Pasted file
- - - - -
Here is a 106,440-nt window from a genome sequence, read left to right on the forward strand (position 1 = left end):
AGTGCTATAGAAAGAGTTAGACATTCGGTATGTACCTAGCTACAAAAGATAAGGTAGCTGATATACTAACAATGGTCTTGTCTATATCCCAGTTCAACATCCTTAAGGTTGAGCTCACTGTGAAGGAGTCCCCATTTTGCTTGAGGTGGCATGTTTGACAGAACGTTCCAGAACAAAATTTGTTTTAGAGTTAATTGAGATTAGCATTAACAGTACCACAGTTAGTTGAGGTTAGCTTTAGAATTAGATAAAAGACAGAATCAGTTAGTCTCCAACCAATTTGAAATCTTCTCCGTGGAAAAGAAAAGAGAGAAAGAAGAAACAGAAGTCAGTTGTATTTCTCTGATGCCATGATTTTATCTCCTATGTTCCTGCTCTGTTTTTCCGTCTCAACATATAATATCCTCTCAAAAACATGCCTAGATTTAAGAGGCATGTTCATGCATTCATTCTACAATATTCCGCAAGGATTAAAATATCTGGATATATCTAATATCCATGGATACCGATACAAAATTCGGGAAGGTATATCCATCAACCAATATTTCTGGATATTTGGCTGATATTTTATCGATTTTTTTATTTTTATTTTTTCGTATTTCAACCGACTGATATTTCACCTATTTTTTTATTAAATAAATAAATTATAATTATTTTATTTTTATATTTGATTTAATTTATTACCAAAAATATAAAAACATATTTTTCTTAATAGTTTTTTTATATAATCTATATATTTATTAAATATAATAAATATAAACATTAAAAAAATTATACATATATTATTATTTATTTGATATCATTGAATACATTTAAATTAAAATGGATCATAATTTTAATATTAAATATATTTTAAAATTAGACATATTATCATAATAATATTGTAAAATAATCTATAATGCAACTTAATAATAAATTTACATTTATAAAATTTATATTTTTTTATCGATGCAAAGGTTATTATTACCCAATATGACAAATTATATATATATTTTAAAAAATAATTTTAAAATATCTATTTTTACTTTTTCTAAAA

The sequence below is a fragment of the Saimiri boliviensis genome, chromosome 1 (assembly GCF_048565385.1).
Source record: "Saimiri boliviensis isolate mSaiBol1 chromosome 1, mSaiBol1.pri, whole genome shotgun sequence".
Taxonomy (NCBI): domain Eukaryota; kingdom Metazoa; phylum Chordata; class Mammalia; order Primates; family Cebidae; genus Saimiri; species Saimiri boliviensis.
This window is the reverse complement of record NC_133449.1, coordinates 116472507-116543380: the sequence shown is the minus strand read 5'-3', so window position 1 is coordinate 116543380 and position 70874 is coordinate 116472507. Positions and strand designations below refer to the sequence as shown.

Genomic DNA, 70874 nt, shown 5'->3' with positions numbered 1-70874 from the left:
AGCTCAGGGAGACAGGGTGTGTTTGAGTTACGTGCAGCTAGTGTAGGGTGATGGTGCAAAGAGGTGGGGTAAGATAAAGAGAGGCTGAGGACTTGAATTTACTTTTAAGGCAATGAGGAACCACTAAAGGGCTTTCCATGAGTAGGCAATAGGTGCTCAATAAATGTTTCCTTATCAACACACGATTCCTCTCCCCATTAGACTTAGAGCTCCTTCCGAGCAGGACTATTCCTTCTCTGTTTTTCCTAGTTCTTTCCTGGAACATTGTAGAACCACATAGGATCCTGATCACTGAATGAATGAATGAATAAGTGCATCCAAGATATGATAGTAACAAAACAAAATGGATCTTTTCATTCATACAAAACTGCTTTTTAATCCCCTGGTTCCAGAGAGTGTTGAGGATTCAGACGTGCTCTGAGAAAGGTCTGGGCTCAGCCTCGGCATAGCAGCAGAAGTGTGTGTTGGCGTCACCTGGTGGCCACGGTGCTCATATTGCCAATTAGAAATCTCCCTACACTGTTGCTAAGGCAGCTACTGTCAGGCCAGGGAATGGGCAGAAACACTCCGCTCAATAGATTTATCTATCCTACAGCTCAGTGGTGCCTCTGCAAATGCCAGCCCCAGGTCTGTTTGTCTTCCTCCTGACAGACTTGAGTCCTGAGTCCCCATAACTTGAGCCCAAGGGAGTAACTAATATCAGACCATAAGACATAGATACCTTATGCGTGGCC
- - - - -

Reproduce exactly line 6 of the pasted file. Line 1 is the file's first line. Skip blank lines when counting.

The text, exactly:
This window is the reverse complement of record NC_133449.1, coordinates 116472507-116543380: the sequence shown is the minus strand read 5'-3', so window position 1 is coordinate 116543380 and position 70874 is coordinate 116472507. Positions and strand designations below refer to the sequence as shown.